Theresa May has already stressed the importance of tackling the housing deficit and has replaced Brandon Lewis as housing minister with Gavin Barwell.
Now experts in the property development market have told Development Finance Today what steps they believe Mrs May and Mr Barwell should take in order to solve the housing crisis.
Ashley Ilsen, head of lending at Regentsmead, said despite the new faces, the same old challenges still remained. These include ensuring that builders and developers had the resources available to provide a good housing stock.
“The next budget will be the first [indicator] of where we may be headed under the new team, but they will need to [try] something different if we are going to make a dent in the demand for housing, not just around London, but throughout the UK.
“Supply-side policies such as easing the planning system and assisting with the availability of good quality sites should help, and if we can produce housing at a quicker rate, this may keep prices from an even quicker acceleration.
“Targets, as with working life, need to be realistic and not just pie in the sky figures to help appease the electorate.”
Mark McBriar of Adapt Finance felt that the government’s original housing target of one million homes by 2020 was reasonable and explained a few ways how the housing deficit could be tackled.
“The first is to make more land available for new housing.
“The amount of greenbelt land we have in this country could also be looked at. No one wants to see this land obliterated, but if we have a housing crisis it wouldn’t be the end of the world to reduce some of it.
“Another option would be to look at stamp duty rates and reduce them. Not only would this encourage first-time buyers, but also those wanting to invest in buy-to-lets, allowing for more rental properties.”
James Bloom, managing director of development finance at Masthaven Finance felt that one of the main contributors to the housing deficit was the barriers which SME developers had to deal with in terms of planning.
“The Department for Communities and Local Government are discussing proposed planning changes and we would love to see these be implemented.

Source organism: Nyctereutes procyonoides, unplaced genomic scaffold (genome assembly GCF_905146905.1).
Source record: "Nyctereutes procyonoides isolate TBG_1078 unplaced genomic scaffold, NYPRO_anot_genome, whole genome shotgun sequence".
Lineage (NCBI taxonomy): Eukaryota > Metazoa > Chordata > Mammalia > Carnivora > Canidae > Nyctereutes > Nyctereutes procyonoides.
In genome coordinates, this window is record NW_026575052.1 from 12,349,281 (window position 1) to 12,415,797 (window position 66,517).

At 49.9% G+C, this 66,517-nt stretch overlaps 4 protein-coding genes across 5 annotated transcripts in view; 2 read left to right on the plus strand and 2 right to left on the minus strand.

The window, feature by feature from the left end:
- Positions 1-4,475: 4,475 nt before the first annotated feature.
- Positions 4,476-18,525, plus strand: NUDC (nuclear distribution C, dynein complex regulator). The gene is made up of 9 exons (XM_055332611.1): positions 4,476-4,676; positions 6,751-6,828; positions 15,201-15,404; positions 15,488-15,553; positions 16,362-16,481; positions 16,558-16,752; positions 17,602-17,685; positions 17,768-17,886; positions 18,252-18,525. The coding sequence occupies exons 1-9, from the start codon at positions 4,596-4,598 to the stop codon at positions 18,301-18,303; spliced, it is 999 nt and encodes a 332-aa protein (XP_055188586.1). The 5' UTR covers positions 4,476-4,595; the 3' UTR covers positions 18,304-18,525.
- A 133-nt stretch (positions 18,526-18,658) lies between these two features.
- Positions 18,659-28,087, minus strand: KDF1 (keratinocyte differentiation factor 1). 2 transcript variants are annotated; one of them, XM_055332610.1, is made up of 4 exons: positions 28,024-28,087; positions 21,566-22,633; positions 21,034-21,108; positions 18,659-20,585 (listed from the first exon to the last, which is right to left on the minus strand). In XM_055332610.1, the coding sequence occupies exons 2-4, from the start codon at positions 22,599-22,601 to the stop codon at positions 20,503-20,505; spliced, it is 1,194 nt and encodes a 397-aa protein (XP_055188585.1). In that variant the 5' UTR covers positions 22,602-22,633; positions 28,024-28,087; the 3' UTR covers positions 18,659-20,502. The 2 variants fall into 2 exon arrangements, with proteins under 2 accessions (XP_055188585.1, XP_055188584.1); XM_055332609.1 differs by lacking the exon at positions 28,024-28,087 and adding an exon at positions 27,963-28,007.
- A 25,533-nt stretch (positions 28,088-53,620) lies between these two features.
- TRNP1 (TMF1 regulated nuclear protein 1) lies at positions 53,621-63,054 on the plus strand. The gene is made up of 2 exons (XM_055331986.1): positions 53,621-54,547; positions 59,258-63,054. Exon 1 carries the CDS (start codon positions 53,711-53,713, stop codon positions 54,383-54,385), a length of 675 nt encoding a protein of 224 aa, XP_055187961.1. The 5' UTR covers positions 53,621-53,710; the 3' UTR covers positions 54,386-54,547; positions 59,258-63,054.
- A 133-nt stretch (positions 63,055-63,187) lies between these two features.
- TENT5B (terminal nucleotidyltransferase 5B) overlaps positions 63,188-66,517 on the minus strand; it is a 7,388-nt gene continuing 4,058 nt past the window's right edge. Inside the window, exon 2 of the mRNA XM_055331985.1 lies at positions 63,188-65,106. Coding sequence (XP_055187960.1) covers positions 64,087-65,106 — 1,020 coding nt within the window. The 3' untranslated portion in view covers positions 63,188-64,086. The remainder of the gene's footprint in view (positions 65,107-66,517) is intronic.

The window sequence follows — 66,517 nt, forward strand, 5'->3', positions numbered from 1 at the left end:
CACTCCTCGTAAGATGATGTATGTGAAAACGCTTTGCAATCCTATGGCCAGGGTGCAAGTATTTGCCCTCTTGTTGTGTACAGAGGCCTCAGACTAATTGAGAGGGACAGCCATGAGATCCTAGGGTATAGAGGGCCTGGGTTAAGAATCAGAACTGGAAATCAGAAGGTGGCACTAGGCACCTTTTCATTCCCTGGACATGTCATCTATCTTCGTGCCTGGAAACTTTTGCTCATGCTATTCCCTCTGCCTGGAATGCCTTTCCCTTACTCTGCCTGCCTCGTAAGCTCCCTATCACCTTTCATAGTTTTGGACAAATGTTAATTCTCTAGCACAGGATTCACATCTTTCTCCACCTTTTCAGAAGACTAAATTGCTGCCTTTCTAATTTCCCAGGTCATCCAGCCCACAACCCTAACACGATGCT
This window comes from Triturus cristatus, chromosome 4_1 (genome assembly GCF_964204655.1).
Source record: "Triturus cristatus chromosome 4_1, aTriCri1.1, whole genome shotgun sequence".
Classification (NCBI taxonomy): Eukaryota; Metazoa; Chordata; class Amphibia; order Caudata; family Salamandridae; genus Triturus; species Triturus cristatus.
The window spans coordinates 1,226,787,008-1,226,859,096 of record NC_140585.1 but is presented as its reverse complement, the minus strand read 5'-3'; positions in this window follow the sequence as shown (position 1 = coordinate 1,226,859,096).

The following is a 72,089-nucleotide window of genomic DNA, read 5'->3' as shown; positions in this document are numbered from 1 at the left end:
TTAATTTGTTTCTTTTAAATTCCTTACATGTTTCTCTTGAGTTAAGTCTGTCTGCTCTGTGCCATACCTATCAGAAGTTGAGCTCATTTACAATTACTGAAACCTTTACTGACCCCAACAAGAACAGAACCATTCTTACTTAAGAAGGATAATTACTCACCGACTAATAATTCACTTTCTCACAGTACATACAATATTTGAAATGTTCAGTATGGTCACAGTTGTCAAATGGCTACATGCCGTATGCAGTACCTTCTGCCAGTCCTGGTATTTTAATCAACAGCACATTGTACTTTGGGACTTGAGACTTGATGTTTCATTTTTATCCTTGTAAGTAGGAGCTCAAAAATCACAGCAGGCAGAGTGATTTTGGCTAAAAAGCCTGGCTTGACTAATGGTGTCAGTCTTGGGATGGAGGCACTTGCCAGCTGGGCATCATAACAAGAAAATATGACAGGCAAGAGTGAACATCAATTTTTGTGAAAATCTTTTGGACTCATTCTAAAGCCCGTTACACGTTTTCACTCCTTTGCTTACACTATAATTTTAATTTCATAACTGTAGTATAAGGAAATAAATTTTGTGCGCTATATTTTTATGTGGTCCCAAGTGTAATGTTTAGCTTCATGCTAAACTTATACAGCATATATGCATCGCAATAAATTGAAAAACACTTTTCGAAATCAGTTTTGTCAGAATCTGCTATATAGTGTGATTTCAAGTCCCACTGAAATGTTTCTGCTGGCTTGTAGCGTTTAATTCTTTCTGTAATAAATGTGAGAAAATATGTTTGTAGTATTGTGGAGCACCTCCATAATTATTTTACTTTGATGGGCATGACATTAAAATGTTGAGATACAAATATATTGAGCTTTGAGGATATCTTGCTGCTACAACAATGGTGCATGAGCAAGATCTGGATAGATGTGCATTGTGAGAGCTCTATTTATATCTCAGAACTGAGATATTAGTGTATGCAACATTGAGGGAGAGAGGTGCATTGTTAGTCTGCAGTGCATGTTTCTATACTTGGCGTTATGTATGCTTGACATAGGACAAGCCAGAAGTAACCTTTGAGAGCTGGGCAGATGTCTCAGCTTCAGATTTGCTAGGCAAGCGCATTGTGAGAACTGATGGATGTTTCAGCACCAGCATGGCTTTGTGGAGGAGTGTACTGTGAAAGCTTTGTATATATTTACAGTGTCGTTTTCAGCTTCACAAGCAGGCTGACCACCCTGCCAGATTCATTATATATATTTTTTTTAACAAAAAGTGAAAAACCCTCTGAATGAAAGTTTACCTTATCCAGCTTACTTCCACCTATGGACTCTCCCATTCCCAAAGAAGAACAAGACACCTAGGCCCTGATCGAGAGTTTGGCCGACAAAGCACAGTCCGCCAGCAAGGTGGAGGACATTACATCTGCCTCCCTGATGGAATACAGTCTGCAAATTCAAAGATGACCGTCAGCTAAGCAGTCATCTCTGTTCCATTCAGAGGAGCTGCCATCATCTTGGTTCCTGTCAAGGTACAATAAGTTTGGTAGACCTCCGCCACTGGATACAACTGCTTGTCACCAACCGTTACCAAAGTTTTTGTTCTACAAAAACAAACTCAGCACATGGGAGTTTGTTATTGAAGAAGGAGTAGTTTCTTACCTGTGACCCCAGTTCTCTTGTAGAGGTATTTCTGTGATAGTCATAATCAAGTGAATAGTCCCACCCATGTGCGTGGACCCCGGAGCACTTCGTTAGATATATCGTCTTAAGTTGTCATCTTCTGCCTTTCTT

“We back the initiative which enforces high street banks to refer the deals they turn down and we would be keen to see this progress.”
James also felt the government would keep its housebuilding target, adding: “If the government were to revise its housebuilding targets, we would hope that it would loosen the planning constraints, which would ease off the pressure for challenger banks in the current market environment.”
Rishi Passi, CEO and founder of Oblix Capital said it had been 10 years since the government had met its housebuilding targets and felt the new prime minister needed to tackle the rate of which homes were being built.
“In order to achieve these targets, Theresa May will need to consider the impact that landbanking is having on supply, as well as addressing the ever-increasing issue of high private rental rates, making renting more affordable.
“Furthermore, the government needs to develop a more proactive relationship with local councils across the nation.
“I would expect the government to revise current targets, however, it is essential that the execution becomes more streamlined, and less bureaucratic.”
Mark concluded by warning the government that there was little point in building another million homes if they were not affordable to the market as a result of stamp duty.
“Another issue that may hamper this target is the lack of want to finance new developments in the immediate aftermath of Brexit.
“However, I believe in time (hopefully soon) the markets will stabilise making this issue redundant, saying that, this can only be done by the government strengthening the economy and giving investors confidence.”